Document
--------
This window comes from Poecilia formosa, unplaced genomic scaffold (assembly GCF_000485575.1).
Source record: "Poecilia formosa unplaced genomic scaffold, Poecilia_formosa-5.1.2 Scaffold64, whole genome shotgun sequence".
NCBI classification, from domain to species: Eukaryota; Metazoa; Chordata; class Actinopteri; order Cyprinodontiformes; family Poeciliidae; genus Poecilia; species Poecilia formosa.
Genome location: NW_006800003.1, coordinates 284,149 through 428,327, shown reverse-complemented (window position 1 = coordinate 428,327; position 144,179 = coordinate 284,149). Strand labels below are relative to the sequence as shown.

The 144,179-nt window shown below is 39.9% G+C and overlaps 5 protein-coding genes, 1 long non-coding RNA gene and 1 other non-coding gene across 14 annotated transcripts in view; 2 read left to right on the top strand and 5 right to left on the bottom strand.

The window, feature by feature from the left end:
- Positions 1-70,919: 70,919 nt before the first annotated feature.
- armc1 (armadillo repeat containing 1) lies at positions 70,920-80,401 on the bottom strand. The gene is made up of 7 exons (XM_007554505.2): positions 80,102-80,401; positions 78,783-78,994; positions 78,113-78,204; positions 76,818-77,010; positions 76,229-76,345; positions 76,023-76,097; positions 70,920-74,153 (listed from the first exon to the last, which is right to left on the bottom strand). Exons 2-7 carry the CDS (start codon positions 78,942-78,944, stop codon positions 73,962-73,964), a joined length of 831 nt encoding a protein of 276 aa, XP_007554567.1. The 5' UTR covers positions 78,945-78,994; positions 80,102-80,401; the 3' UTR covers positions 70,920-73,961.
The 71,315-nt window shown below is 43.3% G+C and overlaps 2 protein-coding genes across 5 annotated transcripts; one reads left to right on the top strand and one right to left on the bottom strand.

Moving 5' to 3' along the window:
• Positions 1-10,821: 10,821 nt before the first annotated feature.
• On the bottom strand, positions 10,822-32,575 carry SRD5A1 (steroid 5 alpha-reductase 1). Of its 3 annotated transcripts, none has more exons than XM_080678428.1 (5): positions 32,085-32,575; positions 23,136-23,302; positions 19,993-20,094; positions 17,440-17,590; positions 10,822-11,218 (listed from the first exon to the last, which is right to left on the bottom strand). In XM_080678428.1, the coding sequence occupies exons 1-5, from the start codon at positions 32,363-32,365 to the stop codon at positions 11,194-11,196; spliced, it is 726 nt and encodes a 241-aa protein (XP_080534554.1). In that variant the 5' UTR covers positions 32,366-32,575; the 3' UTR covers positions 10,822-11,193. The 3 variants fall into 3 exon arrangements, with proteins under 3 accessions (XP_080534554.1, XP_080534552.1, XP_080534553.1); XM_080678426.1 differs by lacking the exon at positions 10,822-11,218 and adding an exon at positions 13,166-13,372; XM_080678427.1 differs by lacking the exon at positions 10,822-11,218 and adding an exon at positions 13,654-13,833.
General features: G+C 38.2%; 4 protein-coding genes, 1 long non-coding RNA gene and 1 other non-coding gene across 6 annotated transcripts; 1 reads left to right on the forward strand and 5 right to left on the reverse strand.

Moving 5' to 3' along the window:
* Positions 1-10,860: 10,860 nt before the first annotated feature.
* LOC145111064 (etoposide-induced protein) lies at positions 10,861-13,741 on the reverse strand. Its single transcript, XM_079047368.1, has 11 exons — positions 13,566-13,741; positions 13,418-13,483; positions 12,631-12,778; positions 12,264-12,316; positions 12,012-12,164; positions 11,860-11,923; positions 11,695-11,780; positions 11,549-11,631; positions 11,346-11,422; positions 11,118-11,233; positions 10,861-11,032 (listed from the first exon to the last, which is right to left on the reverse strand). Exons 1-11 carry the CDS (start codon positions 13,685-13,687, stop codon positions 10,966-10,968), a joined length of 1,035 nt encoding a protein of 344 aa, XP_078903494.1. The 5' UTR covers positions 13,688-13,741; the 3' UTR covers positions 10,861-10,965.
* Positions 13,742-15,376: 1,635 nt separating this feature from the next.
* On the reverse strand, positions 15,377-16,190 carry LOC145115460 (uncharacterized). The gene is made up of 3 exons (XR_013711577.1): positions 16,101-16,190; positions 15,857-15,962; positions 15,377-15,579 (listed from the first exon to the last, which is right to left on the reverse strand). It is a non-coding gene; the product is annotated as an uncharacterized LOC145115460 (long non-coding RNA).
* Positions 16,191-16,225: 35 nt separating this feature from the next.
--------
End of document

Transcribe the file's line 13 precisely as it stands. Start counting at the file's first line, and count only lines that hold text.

General features: G+C 38.2%; 4 protein-coding genes, 1 long non-coding RNA gene and 1 other non-coding gene across 6 annotated transcripts; 1 reads left to right on the forward strand and 5 right to left on the reverse strand.